Additionally, I'm not sure that the attitude that you believe we ought to have towards Richard's dragon hypothesis is possible or coherent – or at the very least, stable. But it's not my area of expertise.

I worry that we are confusing two different questions:

1. How to measure ontological commitments and parsimony of theories?
2. Why is a more parsimonious and less ontologically committed theory better?

I've addressed my comments more on question 1. I've tried to describe a simple measure by which we can say that some theories are more parsimonious and ontologically committed than others. I still don't see an objection to this proposal and I find the whole notion of negative ontological commitments confused (I worry that you don't quite mean the same as other people in the ontological debates that continued on from Quine).

I haven't said much about why we should prefer theories that are more parsimonious in the way I have explained. Here there might be general reasons to be sceptical about less parsimonious theories based on metainductions. This reasons are probably fairly weak. The other type of reasons are specific issues to do with the type of properties we are positing: how do we know about them, how does our language refer to them, and so on. I'm personally still on the fence on these issues in metaethics.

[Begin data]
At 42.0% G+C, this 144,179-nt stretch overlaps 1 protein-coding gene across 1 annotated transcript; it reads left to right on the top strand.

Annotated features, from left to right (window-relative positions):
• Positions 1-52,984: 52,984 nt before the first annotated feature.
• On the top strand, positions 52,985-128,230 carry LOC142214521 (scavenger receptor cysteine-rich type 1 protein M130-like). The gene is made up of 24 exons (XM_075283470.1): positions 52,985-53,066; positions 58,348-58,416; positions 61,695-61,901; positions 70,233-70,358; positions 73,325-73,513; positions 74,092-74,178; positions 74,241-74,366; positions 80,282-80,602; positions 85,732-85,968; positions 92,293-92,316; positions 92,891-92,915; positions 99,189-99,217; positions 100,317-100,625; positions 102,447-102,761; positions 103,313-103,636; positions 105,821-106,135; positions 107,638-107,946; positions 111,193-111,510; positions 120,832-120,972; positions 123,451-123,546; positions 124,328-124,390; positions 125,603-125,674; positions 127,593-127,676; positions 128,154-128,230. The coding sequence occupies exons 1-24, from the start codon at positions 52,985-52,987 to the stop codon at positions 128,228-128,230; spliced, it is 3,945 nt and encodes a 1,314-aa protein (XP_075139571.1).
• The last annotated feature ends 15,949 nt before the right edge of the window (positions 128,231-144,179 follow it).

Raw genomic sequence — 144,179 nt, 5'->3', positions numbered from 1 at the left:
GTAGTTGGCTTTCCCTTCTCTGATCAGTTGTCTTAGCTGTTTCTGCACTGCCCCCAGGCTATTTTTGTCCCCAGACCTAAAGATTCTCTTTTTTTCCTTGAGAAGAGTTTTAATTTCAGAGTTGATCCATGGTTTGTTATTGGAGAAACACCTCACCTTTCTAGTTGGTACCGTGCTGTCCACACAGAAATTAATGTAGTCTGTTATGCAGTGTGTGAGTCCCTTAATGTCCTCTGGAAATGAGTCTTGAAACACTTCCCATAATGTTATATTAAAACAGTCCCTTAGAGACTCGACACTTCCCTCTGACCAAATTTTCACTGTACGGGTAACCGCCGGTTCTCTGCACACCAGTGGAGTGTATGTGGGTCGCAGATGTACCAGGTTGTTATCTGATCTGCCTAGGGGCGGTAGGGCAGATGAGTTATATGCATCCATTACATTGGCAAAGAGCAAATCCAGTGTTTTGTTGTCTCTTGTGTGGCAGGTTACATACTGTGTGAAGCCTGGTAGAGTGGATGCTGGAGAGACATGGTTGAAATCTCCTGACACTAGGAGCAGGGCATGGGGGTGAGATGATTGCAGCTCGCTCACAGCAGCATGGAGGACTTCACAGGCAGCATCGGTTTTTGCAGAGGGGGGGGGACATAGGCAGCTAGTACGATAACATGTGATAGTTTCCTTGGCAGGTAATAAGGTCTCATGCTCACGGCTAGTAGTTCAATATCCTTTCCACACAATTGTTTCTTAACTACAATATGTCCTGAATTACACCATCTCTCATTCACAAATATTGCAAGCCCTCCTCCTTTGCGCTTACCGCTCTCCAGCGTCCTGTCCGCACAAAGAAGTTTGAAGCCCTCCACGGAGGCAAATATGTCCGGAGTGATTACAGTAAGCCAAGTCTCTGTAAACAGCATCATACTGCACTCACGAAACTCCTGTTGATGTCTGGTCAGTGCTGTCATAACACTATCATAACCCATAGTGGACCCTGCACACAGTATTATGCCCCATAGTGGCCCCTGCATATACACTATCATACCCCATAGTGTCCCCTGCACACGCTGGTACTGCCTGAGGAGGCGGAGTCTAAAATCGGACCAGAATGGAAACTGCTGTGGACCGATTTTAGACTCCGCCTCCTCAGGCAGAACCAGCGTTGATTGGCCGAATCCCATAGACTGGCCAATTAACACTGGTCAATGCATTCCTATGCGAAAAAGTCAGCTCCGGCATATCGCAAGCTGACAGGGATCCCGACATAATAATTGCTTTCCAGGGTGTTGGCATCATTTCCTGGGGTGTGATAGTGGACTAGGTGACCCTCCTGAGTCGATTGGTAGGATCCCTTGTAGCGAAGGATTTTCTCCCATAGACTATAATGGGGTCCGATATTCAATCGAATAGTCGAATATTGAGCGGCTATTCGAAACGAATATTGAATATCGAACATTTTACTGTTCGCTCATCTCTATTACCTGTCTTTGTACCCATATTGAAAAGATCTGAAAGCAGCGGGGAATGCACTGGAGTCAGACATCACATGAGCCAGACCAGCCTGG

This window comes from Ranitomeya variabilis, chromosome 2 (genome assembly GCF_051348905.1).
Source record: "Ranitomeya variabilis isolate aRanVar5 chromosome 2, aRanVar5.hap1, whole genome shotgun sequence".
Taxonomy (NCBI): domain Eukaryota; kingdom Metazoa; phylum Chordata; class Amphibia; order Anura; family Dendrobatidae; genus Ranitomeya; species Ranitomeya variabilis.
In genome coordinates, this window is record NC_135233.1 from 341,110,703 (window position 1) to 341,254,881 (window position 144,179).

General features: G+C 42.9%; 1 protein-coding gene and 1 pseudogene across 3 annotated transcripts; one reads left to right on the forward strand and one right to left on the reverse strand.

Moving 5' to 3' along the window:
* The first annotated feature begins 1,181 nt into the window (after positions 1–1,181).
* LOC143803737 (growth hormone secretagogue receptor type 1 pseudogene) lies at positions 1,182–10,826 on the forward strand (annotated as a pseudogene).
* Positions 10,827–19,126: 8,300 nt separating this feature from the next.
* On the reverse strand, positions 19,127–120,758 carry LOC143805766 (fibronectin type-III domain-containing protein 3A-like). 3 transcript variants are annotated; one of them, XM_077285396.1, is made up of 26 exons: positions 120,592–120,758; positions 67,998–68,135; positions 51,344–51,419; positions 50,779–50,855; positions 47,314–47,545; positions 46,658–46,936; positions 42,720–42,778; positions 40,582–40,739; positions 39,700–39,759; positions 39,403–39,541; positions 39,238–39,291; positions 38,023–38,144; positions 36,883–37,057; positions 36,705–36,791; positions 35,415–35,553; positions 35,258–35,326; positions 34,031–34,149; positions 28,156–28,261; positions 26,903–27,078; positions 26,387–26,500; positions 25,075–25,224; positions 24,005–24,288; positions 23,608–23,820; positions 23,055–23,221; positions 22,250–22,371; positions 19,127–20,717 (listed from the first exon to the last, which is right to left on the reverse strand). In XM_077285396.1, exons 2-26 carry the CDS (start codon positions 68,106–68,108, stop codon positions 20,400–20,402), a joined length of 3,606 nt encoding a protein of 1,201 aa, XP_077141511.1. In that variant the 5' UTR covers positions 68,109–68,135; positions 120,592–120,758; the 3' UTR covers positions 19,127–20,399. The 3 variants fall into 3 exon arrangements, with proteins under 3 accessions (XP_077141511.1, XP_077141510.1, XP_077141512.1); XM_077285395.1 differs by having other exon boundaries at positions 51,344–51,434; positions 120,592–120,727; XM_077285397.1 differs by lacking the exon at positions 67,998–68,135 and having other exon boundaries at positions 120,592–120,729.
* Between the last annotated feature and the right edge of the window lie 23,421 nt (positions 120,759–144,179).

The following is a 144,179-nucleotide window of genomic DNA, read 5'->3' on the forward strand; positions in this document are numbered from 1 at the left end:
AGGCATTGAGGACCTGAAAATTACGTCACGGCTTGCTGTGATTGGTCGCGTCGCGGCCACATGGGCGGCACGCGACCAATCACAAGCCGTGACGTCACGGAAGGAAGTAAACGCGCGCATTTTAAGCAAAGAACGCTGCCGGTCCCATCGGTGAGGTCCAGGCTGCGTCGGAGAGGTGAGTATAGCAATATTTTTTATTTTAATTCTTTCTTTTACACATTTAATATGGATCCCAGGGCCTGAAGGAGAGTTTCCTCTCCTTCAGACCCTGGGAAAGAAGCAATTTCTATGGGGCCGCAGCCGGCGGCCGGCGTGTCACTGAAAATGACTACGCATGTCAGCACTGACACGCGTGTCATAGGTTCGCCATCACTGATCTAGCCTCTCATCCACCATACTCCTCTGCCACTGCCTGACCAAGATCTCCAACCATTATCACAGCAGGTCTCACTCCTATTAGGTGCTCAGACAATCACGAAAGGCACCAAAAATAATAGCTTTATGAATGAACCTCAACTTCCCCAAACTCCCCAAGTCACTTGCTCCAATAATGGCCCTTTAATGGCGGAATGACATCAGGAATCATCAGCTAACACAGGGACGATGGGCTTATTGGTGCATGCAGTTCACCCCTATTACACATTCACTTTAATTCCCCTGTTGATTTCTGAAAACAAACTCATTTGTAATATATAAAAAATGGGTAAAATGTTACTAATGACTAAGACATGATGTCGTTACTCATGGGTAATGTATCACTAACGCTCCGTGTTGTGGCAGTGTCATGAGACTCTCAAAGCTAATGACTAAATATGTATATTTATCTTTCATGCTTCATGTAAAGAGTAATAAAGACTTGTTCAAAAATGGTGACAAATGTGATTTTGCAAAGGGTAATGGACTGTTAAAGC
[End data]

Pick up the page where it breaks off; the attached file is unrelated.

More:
One way to put the question is: who has the burden of proof? If I believe in some additional thing, say, magic and you don't, is it my task to show that magic doesn't exist or is the burden on you to show that it does? I'm inclined to think that the burden is on those who are committed to the existence of additional kinds of properties and things rather than on those who deny their existence.

Doug,
This is also out of my wheelhouse, so take what I say here with a grain of salt. However, it seems to me that the ideas underlying your argument are still more favorable to moral skepticism than realist non-naturalism.

Theoretical simplicity can be in terms of parsimony - roughly, number of beings posited - or elegance - roughly, how many claims are needed to articulate the complete theory. Elegance is not how many entailments the theory has, but rather how many things the theory needs to explicitly say to get all of its entailments. It seems to me that what makes POP-neg attractive to you is that it favors elegant theories. You are saying that we shouldn't just count the entities posited, but rather count the claims the theory makes either way about existence. My not-super-in-depth reading on this topic suggests that there's a better case to made for elegance, rather than parsimony, as a theoretical virtue.